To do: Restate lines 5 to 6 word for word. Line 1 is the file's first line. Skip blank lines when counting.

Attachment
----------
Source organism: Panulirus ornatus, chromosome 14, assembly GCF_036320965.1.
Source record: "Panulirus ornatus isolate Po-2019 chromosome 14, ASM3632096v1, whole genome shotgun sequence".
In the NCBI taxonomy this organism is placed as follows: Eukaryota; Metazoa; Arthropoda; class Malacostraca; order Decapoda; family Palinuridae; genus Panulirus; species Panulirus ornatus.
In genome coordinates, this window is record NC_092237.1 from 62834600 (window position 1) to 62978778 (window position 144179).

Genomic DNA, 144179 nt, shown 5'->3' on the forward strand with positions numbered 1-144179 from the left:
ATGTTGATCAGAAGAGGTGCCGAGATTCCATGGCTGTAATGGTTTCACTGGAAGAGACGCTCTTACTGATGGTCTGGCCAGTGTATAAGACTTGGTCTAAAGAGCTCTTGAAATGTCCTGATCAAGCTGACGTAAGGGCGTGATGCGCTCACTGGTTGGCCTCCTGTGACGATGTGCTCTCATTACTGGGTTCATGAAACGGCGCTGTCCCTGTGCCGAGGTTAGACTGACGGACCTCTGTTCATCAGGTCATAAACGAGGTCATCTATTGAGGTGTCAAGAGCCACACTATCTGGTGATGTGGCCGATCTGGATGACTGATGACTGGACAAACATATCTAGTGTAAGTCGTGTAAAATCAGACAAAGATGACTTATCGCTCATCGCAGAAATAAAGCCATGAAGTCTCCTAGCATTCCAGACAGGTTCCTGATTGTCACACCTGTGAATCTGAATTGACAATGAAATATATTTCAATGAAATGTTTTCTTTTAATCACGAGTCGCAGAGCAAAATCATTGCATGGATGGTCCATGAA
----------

Genomic DNA, 144179 nt, shown 5'->3' on the forward strand with positions numbered 1-144179 from the left:
ATGTTGATCAGAAGAGGTGCCGAGATTCCATGGCTGTAATGGTTTCACTGGAAGAGACGCTCTTACTGATGGTCTGGCCAGTGTATAAGACTTGGTCTAAAGAGCTCTTGAAATGTCCTGATCAAGCTGACGTAAGGGCGTGATGCGCTCACTGGTTGGCCTCCTGTGACGATGTGCTCTCATTACTGGGTTCATGAAACGGCGCTGTCCCTGTGCCGAGGTTAGACTGACGGACCTCTGTTCATCAGGTCATAAACGAGGTCATCTATTGAGGTGTCAAGAGCCACACTATCTGGTGATGTGGCCGATCTGGATGACTGATGACTGGACAAACATATCTAGTGTAAGTCGTGTAAAATCAGACAAAGATGACTTATCGCTCATCGCAGAAATAAAGCCATGAAGTCTCCTAGCATTCCAGACAGGTTCCTGATTGTCACACCTGTGAATCTGAATTGACAATGAAATATATTTCAATGAAATGTTTTCTTTTAATCACGAGTCGCAGAGCAAAATCATTGCATGGATGGTCCATGAA